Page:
Pa is the atmospheric pressure, M is the molecular weight of the hazardous source material, R is the gas constant, Ta is the atmospheric temperature near the hazardous source. In the other parameter constituting the characteristic of release, K is the safety factor and has a value of 0.5 to 1 depending on the accuracy of the LFL. This is different from k in edition 1.0, which applied the given value depending on the release type. In case of LFL, unlike edition 1.0, there is no need to convert to LFLm, and the LFLv value from the MSDS of the hazardous source material can be applied. Wg is the same concept as the release rate (dG/dt)max of edition1.0. Release rate is not much different from edition1.0, but only a few detailed parameters have been added. Edition2.0 is also divided into liquid phase (Equation 9) and gas phase, as in1.0, and gas phase is divided into chocked (Equation 10) or nonchoked (Equation 11).
There is nothing unusual about the addition of parameters Cd and Z to the release rate of edition1.0. Cd has a discharge coefficient of 0.5 to 0.75. This is a value that changes depending on the characteristics of the release hole. It is a concept added to obtain more accurate data on leaks compared to edition 1.0. Z means the coefficient of expansion of the material that is the source of leakage, and in the case of an ideal gas has a value of 1. This is also the concept added to obtain more accurate data on leakage.
In other words, the characteristic of release introduced in edition 2.0 are calculated through quantitative input values, so there is no need for qualitative judgment by the engineer. However, there is a problem in the method of applying the hazardous area extent through this characteristic of release. In the code, three types of plots are presented, depending on the type of release, heavy gas, diffusive, and jet, but the formula for this plot is not provided. In addition, the values of the Xaxis and Yaxis are also set to the log scale so that the value between the subscales cannot be known accurately. Therefore, the most conservative method is to apply the explosion radius to the higher value that can know the coordinate value of the Y axis against the hazardous area extent of the Y axis that has substituted the characteristic of release of the X axis on the plot [6]. According to such a criterion it is possible to derive the hazardous area extent according to the characteristic of release according to the following <Table 2>.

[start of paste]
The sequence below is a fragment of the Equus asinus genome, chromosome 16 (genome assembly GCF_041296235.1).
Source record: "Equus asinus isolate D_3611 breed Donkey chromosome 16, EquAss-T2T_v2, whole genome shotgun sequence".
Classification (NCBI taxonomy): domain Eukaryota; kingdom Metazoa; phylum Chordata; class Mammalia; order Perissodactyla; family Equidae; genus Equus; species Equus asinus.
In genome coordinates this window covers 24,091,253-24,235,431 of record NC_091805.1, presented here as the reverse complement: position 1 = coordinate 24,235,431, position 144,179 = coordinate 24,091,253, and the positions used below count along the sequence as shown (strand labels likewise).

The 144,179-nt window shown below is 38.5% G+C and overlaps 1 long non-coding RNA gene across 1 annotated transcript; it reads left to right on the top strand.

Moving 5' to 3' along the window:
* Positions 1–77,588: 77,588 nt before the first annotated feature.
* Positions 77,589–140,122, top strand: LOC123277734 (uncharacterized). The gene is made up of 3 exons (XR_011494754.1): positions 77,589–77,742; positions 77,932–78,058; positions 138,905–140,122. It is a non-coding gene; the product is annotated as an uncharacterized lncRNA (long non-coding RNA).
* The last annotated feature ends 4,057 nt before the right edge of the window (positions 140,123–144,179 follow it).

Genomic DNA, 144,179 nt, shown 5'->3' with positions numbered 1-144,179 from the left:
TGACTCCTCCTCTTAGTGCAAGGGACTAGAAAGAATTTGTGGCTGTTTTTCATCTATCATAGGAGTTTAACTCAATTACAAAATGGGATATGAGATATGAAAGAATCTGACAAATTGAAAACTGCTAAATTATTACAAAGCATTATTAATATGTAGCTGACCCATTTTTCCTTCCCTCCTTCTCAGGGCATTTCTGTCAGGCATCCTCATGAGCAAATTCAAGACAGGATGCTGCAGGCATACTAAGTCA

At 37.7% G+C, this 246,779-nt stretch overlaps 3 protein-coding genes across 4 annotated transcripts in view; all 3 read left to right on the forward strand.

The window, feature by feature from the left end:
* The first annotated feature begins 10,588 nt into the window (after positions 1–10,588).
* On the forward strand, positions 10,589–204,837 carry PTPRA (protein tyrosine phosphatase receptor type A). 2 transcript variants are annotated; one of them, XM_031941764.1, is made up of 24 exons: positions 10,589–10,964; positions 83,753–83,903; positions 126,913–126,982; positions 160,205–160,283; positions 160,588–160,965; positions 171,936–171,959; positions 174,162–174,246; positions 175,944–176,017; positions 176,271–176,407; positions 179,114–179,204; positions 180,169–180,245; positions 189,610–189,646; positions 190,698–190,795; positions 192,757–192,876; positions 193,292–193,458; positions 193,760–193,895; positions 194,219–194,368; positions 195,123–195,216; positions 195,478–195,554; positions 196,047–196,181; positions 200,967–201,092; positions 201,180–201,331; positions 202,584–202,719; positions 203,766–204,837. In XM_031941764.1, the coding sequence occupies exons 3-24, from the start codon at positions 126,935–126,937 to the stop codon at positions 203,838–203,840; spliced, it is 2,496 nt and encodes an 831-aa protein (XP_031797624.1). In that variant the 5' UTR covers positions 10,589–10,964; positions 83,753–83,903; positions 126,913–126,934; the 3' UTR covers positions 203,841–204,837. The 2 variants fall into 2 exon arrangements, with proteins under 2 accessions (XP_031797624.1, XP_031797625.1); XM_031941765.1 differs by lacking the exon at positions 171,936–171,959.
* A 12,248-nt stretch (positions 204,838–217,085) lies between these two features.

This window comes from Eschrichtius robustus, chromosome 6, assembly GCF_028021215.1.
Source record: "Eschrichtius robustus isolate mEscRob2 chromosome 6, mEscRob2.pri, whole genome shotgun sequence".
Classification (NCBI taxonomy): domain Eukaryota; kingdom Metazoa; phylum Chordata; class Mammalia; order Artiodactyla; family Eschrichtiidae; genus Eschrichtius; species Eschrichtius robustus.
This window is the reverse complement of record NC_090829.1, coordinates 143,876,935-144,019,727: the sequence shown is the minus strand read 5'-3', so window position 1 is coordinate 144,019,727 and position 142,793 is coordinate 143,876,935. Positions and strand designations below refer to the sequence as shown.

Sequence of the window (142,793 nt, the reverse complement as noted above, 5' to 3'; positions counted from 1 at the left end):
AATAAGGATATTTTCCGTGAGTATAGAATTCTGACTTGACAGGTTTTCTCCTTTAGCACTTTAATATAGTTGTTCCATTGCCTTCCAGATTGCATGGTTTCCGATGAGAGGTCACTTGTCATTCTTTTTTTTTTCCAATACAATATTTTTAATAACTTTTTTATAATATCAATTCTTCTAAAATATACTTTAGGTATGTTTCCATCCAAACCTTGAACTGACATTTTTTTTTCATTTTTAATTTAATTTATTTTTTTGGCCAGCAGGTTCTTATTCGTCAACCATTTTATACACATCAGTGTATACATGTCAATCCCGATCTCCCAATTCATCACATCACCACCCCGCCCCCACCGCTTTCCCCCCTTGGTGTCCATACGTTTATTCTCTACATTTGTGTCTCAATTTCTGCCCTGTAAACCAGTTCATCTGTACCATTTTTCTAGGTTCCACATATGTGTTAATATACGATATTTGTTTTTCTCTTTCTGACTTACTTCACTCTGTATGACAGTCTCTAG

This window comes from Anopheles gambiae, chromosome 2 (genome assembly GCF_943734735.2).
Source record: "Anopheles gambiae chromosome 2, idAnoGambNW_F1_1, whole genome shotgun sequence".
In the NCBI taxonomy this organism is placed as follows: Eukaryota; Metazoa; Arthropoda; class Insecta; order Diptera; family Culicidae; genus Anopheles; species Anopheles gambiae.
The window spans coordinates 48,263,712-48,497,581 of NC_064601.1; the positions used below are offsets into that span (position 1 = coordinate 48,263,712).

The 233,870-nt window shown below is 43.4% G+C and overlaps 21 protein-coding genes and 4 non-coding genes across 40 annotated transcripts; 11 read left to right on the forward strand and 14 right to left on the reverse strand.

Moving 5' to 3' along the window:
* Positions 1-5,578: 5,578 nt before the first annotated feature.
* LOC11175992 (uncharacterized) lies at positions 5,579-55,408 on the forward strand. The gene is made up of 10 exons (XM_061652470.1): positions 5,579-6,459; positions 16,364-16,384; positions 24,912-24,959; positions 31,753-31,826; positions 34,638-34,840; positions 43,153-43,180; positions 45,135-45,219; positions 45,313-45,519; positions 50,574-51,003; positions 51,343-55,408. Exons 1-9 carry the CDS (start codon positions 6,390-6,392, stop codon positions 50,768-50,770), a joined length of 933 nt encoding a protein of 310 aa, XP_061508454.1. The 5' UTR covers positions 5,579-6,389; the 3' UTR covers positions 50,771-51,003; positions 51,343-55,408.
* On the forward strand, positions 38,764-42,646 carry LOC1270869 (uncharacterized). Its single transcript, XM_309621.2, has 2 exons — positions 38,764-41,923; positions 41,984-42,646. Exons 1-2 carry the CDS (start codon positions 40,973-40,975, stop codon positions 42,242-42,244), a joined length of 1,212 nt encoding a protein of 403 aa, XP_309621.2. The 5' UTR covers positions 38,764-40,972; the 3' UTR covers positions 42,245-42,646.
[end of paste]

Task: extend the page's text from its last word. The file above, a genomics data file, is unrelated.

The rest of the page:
At the present time without plot equation provided by IEC edition 2.0, if the hazardous area extent is applied based on the values in the <Table 2>, there is no problem from a conservative perspective. However, considering the excessive safety margin, the hazardous area extent can be unnecessarily widened.
3. Methodology
This section introduces the method of deriving the plot of characteristic of release and hazardous area extent introduced in edition 2.0 by mathematical equation. Only the plot for the plot is presented in the code, and there is no detailed explanation anywhere. So the plot was converted to CAD and analyzed.
When the plot is converted to CAD, it is as [Figure 2]. At this time, if the values indicated on the Xaxis and the Yaxis are converted into a log, they are as follows as [Figure 3].